How to avoid contaminating your beer

Are there any health or safety risks involved in drinking homemade beer?

Are you asking yourself this question? If so, you’re not alone. It’s a question I get all the time when I tell people I’m a home brewer. We’ve all heard about the dangers of distilling alcoholic products at home…you know…the moonshine that can make you go blind. It’s enough to make any rational human being think twice about making their own alcoholic beverage.  But, dear reader, I have great news for you! If you’re making beer at home, you don’t need to stress about it. Why? Because…

There are no known toxic microorganisms that can survive in beer.
In fact, it is  impossible to produce poisonous methyl alcohol – the stuff that can make you go blind, when brewing beer. Now, that’s not to say beer can’t get contaminated.  It can happen. But “contaminated beer” is just another way of saying bad beer. And bad beer is just that: bad-tasting beer. You’re not going to get botulism or any other scary-sounding foodborne health concern if your drink bad beer.  The worse that will happen is that your taste buds will be deeply offended that you put them through such torture. Bad beer won’t kill you, but it may make you sad.
Just as its easy to make amazing beer at home, if you don’t pay attention, you could easily make contaminated beer.  At pretty much every step of the brewing process, you could contaminate your beer. That’s why cleanliness and sanitization are so critical to a successful brew.

Signs your beer is contaminated

So, how do you know if your beer has gone bad? Here are the classic signs you should dump your beer down the drain instead of your esophagus:
    1. Foaming bottles. You’ll know it when you see it. You’re all set to show-off your latest home brew to your friends, pop off the lid, and like an angry volcano, the bottle starts foaming out beer vigourously. Don’t bother trying to recover any of the beer. Dump the rest of the bottle down the sink. Of course, ignore what I’ve said here if you deliberately highly carbonated your beer, or have poured yourself an aged sour beer. But I’m assuming at this stage you’re brewing “clean” beers and kept your priming sugars in check at bottling time.
    1. Horrendous smell. Again, you’ll know it when you smell it. If you can’t stand the smell of your beer, that’s Mother Nature’s way of making sure you only drink quality craft beer. Your body’s a temple, after all.
    1. Mold floating on top. If this happens, it’s likely to happen in the fermenter. Your beer has been infected by something. Cut your losses and dump it.
    1. Beer tastes worse with time. One of the great delights of home brewing, is that bottle-conditioning helps the beer improve in favour over time. But if you’re finding that the flavour is depreciating with time, you’ll want to drink your batch up more quickly or toss the beer out. Stale beer has a taste that’s often described as wet cardboard or sherry-like. This is a classic sign that your beer got oxidized (exposed to a bit too much oxygen).  This could have happened when you bottled your beer, especially if you splashed your wort around. Remember, when you’re transferring beer, you want a quiet siphon. If the beer has skunky smell, it got exposed to too much light. Remember, keep your beer in a dark place, away from direct light. It’s at the greatest risk of being light struck when its in the glass carboy, or if you’re using clear or green bottles. If your beer smells more like molasses, it could be on its way to becoming malt vinegar. I suppose that’s not a complete loss…perhaps it’s an excuse to make fish and chips?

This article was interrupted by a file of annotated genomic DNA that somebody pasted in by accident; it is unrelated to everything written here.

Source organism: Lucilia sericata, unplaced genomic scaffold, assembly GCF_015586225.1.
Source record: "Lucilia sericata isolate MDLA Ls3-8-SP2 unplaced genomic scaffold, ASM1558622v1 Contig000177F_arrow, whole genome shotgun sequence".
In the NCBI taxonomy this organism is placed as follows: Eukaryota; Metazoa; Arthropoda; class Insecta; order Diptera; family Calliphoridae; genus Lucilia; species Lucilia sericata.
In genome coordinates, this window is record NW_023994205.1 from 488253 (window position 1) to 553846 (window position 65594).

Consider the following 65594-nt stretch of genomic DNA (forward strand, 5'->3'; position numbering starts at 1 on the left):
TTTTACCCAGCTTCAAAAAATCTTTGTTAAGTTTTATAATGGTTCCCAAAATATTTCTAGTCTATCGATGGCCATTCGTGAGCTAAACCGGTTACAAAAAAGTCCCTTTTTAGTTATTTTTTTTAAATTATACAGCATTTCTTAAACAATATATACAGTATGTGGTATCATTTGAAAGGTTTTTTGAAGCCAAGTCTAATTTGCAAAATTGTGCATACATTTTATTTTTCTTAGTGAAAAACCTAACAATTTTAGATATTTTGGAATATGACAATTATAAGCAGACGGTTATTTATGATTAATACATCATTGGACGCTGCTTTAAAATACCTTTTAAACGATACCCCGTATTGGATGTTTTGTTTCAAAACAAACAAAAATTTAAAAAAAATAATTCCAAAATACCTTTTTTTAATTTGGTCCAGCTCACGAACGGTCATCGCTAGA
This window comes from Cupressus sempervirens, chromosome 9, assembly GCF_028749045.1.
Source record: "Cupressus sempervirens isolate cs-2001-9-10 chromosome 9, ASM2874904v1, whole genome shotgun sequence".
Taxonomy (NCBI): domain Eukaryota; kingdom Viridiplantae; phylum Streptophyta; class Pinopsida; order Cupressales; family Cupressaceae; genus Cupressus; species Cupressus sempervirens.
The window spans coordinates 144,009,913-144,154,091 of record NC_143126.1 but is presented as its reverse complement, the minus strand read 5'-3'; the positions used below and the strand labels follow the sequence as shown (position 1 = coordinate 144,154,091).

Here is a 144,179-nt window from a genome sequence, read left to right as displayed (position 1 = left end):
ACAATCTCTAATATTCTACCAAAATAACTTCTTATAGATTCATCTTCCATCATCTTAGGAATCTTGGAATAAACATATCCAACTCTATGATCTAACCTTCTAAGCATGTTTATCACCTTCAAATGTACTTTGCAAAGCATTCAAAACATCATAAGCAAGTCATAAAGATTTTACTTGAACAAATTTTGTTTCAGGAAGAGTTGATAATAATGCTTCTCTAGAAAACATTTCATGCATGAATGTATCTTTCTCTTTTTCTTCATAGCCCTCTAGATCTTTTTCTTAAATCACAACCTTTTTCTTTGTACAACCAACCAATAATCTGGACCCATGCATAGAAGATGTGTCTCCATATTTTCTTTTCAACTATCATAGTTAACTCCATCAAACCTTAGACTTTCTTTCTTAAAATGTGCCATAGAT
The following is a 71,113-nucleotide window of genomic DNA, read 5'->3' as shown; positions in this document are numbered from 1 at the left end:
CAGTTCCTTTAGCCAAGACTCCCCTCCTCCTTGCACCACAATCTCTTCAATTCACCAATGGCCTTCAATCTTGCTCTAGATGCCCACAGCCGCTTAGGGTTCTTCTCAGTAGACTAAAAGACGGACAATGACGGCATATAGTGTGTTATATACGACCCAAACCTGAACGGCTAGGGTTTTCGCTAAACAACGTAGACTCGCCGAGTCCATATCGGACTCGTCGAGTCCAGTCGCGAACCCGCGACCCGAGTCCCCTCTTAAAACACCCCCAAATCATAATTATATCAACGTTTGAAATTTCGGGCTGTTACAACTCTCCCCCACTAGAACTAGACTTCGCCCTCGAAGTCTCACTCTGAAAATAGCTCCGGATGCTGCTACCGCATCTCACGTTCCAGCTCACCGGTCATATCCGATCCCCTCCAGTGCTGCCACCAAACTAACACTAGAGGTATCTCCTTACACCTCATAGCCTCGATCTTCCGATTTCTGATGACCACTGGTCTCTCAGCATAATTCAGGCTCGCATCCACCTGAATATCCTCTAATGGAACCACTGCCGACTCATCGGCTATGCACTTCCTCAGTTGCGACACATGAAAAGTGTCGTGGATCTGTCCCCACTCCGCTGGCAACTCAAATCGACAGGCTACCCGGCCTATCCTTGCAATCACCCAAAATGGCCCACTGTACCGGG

1. Slimy strands in the beer. I have yet to come across this one, but this type of contamination has been documents as a Lacto infection.  If your beer has a milky layer at the top, you’ve got a bacterial infection. In either case, toss out the beer. Now, I remember in my early days thinking I had contaminate beer because I noticed what looked like residue on the side of the bottle neck in the airspace between the beer and the cap. But it was actually dew, which is completely normal. Just trust your taste buds. If it tastes off, it’s probably off.
  1. Any one of these off-flavours. I have written a detailed post with all the possible off-flavours you could get in your beer. As you’ll see, almost every single one of these can be avoided with good sanitization and being mindful not to add too much oxygen to your wort.

 How to avoid contaminating your beer

Bad beer sucks. It’s never fun, having waited 4-6 weeks for the moment you can enjoy the fruits of your labour, only to discover your beer is contaminated. Just keep these tips in mind the next time you’re brewing, and you should be in good shape.
    1. Clean your equipment well. I’ve developed the habit of cleaning my equipment almost immediately after I use it. That’s usually the easiest time to clean the gear. Trying to scrub off caked yeast or syrup later can make for an annoying brew session. This includes my bottles. As soon as I pour out my beer, before I take that first sip, I rinse out the bottle and check to make sure there is no sediment left in the bottom. Doing this eliminates the need to scrub them on bottling day. I don’t bother using dirty or moldy bottles anymore. They’re too much of a pain to clean. If you are going to do it though, make sure to use a bottle brush to scrub away at the residue. Also, I discovered this the hard way once: dishwashers will make your bottles look clean on the outside, but they can’t properly scrub the inside.